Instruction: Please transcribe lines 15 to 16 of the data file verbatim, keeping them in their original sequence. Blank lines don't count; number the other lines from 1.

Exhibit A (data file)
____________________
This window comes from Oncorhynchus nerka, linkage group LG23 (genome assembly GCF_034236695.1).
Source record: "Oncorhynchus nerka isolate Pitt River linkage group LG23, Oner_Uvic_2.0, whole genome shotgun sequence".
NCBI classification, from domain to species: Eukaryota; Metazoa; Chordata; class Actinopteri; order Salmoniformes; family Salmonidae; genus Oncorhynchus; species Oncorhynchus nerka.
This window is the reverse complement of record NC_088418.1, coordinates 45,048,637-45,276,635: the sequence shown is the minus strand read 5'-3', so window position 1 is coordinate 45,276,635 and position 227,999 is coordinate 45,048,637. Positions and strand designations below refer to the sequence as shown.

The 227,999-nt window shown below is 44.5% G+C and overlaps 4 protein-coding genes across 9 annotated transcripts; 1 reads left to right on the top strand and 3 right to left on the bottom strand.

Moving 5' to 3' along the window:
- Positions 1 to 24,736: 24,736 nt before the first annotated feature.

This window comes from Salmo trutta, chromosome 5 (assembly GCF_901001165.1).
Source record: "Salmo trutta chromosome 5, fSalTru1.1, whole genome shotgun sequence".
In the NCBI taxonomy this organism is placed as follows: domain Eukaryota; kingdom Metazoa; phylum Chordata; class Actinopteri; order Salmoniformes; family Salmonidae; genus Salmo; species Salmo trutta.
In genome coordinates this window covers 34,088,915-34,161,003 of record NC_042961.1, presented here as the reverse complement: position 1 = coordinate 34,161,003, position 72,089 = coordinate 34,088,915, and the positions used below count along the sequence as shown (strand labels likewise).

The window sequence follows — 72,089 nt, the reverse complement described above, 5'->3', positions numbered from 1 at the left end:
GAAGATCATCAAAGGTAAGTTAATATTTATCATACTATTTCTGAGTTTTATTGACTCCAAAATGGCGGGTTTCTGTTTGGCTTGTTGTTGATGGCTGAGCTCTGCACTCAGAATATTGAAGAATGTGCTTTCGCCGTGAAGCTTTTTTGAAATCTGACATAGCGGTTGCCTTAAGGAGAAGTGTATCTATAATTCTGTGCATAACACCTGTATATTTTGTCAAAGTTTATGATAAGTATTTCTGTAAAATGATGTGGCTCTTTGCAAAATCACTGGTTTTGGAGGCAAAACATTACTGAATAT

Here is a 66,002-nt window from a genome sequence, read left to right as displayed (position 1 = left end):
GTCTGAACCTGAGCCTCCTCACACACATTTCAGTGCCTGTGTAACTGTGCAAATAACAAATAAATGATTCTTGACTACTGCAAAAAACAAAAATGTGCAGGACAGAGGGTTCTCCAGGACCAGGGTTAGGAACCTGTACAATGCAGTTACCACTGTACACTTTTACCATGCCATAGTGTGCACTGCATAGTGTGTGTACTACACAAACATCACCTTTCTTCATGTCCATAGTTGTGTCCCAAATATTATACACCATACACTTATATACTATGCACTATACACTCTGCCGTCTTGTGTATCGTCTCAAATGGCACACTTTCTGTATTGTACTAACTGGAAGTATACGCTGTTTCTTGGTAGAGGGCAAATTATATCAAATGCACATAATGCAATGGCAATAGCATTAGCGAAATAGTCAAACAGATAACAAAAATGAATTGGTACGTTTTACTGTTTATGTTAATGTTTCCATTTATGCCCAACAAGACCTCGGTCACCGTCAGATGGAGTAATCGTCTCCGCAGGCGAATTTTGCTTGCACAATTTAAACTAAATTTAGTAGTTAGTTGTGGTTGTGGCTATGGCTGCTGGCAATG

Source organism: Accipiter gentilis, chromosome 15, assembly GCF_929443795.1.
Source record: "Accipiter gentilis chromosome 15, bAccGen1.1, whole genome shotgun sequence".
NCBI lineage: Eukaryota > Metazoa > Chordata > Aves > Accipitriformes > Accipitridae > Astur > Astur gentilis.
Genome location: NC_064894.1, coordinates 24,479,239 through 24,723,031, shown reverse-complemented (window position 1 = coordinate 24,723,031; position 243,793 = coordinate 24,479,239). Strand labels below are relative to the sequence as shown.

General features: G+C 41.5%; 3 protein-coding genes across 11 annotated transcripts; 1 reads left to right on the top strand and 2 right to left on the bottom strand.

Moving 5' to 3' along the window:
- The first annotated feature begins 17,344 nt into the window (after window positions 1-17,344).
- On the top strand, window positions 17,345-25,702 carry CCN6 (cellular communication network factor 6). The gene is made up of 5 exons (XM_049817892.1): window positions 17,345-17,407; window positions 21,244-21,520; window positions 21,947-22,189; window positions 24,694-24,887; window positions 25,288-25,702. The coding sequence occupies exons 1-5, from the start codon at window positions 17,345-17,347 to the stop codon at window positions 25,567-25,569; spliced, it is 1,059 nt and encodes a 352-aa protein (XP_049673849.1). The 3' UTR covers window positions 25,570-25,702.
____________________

GTCTGAACCTGAGCCTCCTCACACACATTTCAGTGCCTGTGTAACTGTGCAAATAACAAATAAATGATTCTTGACTACTGCAAAAAACAAAAATGTGCAGGACAGAGGGTTCTCCAGGACCAGGGTTAGGAACCTGTACAATGCAGTTACCACTGTACACTTTTACCATGCCATAGTGTGCACTGCATAGTGTGTGTACTACACAAACATCACCTTTCTTCATGTCCATAGTTGTGTCCCAAATATTATACACCATACACTTATATACTATGCACTATACACTCTGCCGTCTTGTGTATCGTCTCAAATGGCACACTTTCTGTATTGTACTAACTGGAAGTATACGCTGTTTCTTGGTAGAGGGCAAATTATATCAAATGCACATAATGCAATGGCAATAGCATTAGCGAAATAGTCAAACAGATAACAAAAATGAATTGGTACGTTTTACTGTTTATGTTAATGTTTCCATTTATGCCCAACAAGACCTCGGTCACCGTCAGATGGAGTAATCGTCTCCGCAGGCGAATTTTGCTTGCACAATTTAAACTAAATTTAGTAGTTAGTTGTGGTTGTGGCTATGGCTGCTGGCAATG

Source organism: Accipiter gentilis, chromosome 15, assembly GCF_929443795.1.